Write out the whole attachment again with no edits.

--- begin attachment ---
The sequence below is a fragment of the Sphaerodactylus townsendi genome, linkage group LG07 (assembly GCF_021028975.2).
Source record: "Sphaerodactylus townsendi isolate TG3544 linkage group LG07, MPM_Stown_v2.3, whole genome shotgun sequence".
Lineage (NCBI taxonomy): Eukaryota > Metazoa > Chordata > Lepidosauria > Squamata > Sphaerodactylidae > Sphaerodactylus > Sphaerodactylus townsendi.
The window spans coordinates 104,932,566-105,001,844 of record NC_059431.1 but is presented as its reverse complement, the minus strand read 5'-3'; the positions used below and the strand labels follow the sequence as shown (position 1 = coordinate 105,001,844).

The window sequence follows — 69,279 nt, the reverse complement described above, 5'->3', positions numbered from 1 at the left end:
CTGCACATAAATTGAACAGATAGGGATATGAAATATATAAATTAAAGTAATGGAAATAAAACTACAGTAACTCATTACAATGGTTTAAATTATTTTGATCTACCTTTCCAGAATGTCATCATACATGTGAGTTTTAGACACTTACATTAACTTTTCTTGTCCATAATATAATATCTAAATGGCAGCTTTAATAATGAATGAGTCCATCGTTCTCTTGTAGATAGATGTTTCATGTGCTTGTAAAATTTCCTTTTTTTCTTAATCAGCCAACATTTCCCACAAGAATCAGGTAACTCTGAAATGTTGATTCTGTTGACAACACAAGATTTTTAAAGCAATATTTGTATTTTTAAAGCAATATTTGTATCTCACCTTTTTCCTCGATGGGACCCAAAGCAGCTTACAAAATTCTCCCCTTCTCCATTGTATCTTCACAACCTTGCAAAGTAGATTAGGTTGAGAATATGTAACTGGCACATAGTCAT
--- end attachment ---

The sequence below is a fragment of the Sphaerodactylus townsendi genome, linkage group LG07 (assembly GCF_021028975.2).
Source record: "Sphaerodactylus townsendi isolate TG3544 linkage group LG07, MPM_Stown_v2.3, whole genome shotgun sequence".
Lineage (NCBI taxonomy): Eukaryota > Metazoa > Chordata > Lepidosauria > Squamata > Sphaerodactylidae > Sphaerodactylus > Sphaerodactylus townsendi.
The window spans coordinates 104,932,566-105,001,844 of record NC_059431.1 but is presented as its reverse complement, the minus strand read 5'-3'; the positions used below and the strand labels follow the sequence as shown (position 1 = coordinate 105,001,844).

The window sequence follows — 69,279 nt, the reverse complement described above, 5'->3', positions numbered from 1 at the left end:
CTGCACATAAATTGAACAGATAGGGATATGAAATATATAAATTAAAGTAATGGAAATAAAACTACAGTAACTCATTACAATGGTTTAAATTATTTTGATCTACCTTTCCAGAATGTCATCATACATGTGAGTTTTAGACACTTACATTAACTTTTCTTGTCCATAATATAATATCTAAATGGCAGCTTTAATAATGAATGAGTCCATCGTTCTCTTGTAGATAGATGTTTCATGTGCTTGTAAAATTTCCTTTTTTTCTTAATCAGCCAACATTTCCCACAAGAATCAGGTAACTCTGAAATGTTGATTCTGTTGACAACACAAGATTTTTAAAGCAATATTTGTATTTTTAAAGCAATATTTGTATCTCACCTTTTTCCTCGATGGGACCCAAAGCAGCTTACAAAATTCTCCCCTTCTCCATTGTATCTTCACAACCTTGCAAAGTAGATTAGGTTGAGAATATGTAACTGGCACATAGTCAT